"It was really all about the software," he said. "We could support all of these protocols that nobody else did.
Chambers' vision for Cisco extended beyond routers.
In 1993 the company paid $97 million for Crescendo Communications to enter the switching market. While routers directed information flow on a network, adding switches helped move data faster.
"That was really a turning point," Dominguez said. "You would not have been able to scale the networks to the size they are today (without switches).
Cisco bought nine companies from 1993 to 1996. They included Kalpana, a maker of Ethernet switches, and LightStream, which developed a way to send data in fixed packets across a network.
The deals were key to providing a complete end-to-end product for customers' computer networks, say Bunnell and Brate.
"Chambers believed that in order to grow at the pace needed to remain a market leader, he would need to buy these ideas and their companies rather than relying on internal research and development," they wrote.
In the 1990s, Cisco saw the need to expand offshore but didn't have a network of global offices. In 1994 it forged alliances with 13 large Japan-based companies to help push its products offshore. The companies, including SoftBank, Hitachi and Fujitsu, invested $40 million in Cisco's Japanese unit.
"A year later Cisco enjoyed a 60% market share in each of its business segments, one of the few foreign companies to succeed on Japanese soil," Bunnell and Brate wrote.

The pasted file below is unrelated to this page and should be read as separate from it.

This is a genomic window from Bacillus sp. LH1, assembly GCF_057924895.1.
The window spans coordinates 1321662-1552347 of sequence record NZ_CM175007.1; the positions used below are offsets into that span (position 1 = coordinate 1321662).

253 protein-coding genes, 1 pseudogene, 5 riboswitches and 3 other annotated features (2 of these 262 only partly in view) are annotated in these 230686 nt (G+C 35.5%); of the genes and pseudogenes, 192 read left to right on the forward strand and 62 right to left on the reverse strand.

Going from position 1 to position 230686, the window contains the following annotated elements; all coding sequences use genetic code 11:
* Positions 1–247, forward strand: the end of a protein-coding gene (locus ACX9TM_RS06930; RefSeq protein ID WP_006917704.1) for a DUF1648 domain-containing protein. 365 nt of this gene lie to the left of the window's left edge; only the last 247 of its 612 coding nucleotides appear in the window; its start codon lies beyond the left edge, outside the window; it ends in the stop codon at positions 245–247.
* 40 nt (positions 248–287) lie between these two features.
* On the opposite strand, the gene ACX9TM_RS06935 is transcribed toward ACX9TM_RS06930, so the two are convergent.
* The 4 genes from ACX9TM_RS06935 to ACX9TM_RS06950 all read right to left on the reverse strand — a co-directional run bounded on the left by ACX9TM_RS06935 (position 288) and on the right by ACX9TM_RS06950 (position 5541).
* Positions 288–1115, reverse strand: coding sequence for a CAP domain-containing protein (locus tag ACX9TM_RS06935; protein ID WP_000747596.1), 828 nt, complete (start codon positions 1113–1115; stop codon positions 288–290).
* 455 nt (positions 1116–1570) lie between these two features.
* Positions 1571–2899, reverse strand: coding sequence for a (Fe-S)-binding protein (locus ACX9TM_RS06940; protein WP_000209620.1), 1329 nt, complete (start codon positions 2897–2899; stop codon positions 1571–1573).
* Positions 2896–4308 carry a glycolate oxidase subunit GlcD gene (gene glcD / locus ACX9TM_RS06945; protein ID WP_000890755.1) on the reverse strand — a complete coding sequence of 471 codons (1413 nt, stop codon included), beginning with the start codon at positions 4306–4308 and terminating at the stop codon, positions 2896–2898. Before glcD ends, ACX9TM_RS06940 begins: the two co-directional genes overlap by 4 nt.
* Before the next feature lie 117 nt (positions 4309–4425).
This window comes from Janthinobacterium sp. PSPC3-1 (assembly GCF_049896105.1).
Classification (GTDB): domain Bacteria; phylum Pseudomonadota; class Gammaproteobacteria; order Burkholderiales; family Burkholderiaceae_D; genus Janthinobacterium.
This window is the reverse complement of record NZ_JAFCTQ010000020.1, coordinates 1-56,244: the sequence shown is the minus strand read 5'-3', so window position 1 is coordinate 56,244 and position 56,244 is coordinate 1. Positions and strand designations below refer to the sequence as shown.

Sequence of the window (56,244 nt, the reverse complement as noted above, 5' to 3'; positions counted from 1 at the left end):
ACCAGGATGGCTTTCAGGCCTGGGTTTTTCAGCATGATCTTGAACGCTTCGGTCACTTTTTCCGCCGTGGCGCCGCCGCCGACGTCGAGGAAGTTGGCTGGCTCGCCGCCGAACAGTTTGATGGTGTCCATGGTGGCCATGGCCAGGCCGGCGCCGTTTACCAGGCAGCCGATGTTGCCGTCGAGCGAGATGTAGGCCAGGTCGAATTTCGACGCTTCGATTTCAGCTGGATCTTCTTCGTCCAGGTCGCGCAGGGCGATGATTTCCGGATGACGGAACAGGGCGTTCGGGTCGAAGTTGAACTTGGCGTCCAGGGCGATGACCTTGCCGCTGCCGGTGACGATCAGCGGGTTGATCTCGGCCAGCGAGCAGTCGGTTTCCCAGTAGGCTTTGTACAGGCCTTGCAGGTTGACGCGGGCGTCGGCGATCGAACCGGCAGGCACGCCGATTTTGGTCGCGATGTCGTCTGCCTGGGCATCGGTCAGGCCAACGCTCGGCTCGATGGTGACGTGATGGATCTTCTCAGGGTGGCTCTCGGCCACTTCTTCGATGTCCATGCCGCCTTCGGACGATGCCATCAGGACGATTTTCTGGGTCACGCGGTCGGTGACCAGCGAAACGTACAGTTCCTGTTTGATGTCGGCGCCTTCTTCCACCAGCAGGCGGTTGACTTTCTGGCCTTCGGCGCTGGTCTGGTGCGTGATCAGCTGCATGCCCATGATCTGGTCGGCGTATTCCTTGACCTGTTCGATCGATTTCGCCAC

Cisco's routing equipment gave the company the edge in becoming a leader in local area networks within a company office or other geographically limited area.
Expanding to wide area networks, where data could be moved quickly across state and country lines, took additional technology.
In 1996 Cisco paid $4.5 billion to buy StrataCom, another provider of packet transfer technology.
StrataCom's technology wasn't the only draw, Dominguez says.
"We were interested in the service provider business, getting into large carriers like Verizon (VZ), AT&T (T) and others, and StrataCom was playing in that space," he said.
Cisco used acquisitions to gain instant footholds in other markets, including transmitting phone calls on Internet lines and optical internetworking, an advanced wide area network technology.
In 1999 it paid $7.4 billion to acquire Cerent and Monterey Networks. Cerent produced devices for carrying voice, data and video over fiber optic cables. Monterey made products for increasing optical network capacity.